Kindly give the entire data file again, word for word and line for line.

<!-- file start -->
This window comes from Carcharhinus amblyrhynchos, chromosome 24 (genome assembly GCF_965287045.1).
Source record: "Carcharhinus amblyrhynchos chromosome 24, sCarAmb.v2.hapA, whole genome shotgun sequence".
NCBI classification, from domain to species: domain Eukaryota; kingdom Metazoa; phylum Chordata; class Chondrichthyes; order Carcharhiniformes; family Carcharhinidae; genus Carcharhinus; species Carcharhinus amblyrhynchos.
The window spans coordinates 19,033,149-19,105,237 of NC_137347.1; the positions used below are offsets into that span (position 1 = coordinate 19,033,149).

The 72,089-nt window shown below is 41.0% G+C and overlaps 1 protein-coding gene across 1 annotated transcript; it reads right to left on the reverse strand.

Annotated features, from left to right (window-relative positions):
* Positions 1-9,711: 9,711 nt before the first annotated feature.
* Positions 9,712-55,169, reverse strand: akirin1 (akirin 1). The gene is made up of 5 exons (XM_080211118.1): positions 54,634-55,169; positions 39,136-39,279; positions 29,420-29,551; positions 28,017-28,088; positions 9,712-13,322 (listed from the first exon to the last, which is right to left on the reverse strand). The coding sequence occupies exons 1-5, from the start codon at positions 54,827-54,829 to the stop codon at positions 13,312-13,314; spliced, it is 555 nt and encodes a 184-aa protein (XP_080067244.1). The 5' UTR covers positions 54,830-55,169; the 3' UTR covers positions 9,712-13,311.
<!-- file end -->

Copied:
This window comes from Carcharhinus amblyrhynchos, chromosome 24 (genome assembly GCF_965287045.1).
Source record: "Carcharhinus amblyrhynchos chromosome 24, sCarAmb.v2.hapA, whole genome shotgun sequence".
NCBI classification, from domain to species: domain Eukaryota; kingdom Metazoa; phylum Chordata; class Chondrichthyes; order Carcharhiniformes; family Carcharhinidae; genus Carcharhinus; species Carcharhinus amblyrhynchos.
The window spans coordinates 19,033,149-19,105,237 of NC_137347.1; the positions used below are offsets into that span (position 1 = coordinate 19,033,149).

The 72,089-nt window shown below is 41.0% G+C and overlaps 1 protein-coding gene across 1 annotated transcript; it reads right to left on the reverse strand.

Annotated features, from left to right (window-relative positions):
* Positions 1-9,711: 9,711 nt before the first annotated feature.
* Positions 9,712-55,169, reverse strand: akirin1 (akirin 1). The gene is made up of 5 exons (XM_080211118.1): positions 54,634-55,169; positions 39,136-39,279; positions 29,420-29,551; positions 28,017-28,088; positions 9,712-13,322 (listed from the first exon to the last, which is right to left on the reverse strand). The coding sequence occupies exons 1-5, from the start codon at positions 54,827-54,829 to the stop codon at positions 13,312-13,314; spliced, it is 555 nt and encodes a 184-aa protein (XP_080067244.1). The 5' UTR covers positions 54,830-55,169; the 3' UTR covers positions 9,712-13,311.